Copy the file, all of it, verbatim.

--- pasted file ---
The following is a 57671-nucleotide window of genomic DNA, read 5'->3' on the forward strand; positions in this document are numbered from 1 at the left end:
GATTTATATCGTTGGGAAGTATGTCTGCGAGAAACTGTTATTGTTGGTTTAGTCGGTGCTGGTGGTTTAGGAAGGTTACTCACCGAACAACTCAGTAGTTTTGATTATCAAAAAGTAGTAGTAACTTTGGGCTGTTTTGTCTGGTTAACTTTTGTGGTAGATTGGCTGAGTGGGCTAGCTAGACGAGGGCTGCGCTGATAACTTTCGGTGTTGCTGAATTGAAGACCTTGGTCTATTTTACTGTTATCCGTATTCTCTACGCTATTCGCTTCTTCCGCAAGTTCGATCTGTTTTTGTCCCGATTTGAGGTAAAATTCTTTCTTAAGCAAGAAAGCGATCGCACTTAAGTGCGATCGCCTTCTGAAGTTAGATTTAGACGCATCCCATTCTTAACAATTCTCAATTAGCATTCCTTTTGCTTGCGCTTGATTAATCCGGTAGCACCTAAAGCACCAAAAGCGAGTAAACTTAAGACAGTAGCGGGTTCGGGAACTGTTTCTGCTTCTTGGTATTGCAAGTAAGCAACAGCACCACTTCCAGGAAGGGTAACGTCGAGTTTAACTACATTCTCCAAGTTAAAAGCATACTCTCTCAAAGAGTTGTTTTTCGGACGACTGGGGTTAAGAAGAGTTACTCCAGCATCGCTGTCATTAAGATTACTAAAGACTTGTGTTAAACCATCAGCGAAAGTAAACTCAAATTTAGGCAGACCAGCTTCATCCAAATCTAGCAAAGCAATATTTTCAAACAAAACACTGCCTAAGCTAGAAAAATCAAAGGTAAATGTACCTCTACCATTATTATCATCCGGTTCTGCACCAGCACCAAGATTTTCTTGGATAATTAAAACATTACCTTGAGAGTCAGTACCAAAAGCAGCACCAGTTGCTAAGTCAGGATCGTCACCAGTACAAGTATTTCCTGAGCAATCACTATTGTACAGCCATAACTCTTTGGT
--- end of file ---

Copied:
The following is a 57671-nucleotide window of genomic DNA, read 5'->3' on the forward strand; positions in this document are numbered from 1 at the left end:
GATTTATATCGTTGGGAAGTATGTCTGCGAGAAACTGTTATTGTTGGTTTAGTCGGTGCTGGTGGTTTAGGAAGGTTACTCACCGAACAACTCAGTAGTTTTGATTATCAAAAAGTAGTAGTAACTTTGGGCTGTTTTGTCTGGTTAACTTTTGTGGTAGATTGGCTGAGTGGGCTAGCTAGACGAGGGCTGCGCTGATAACTTTCGGTGTTGCTGAATTGAAGACCTTGGTCTATTTTACTGTTATCCGTATTCTCTACGCTATTCGCTTCTTCCGCAAGTTCGATCTGTTTTTGTCCCGATTTGAGGTAAAATTCTTTCTTAAGCAAGAAAGCGATCGCACTTAAGTGCGATCGCCTTCTGAAGTTAGATTTAGACGCATCCCATTCTTAACAATTCTCAATTAGCATTCCTTTTGCTTGCGCTTGATTAATCCGGTAGCACCTAAAGCACCAAAAGCGAGTAAACTTAAGACAGTAGCGGGTTCGGGAACTGTTTCTGCTTCTTGGTATTGCAAGTAAGCAACAGCACCACTTCCAGGAAGGGTAACGTCGAGTTTAACTACATTCTCCAAGTTAAAAGCATACTCTCTCAAAGAGTTGTTTTTCGGACGACTGGGGTTAAGAAGAGTTACTCCAGCATCGCTGTCATTAAGATTACTAAAGACTTGTGTTAAACCATCAGCGAAAGTAAACTCAAATTTAGGCAGACCAGCTTCATCCAAATCTAGCAAAGCAATATTTTCAAACAAAACACTGCCTAAGCTAGAAAAATCAAAGGTAAATGTACCTCTACCATTATTATCATCCGGTTCTGCACCAGCACCAAGATTTTCTTGGATAATTAAAACATTACCTTGAGAGTCAGTACCAAAAGCAGCACCAGTTGCTAAGTCAGGATCGTCACCAGTACAAGTATTTCCTGAGCAATCACTATTGTACAGCCATAACTCTTTGGT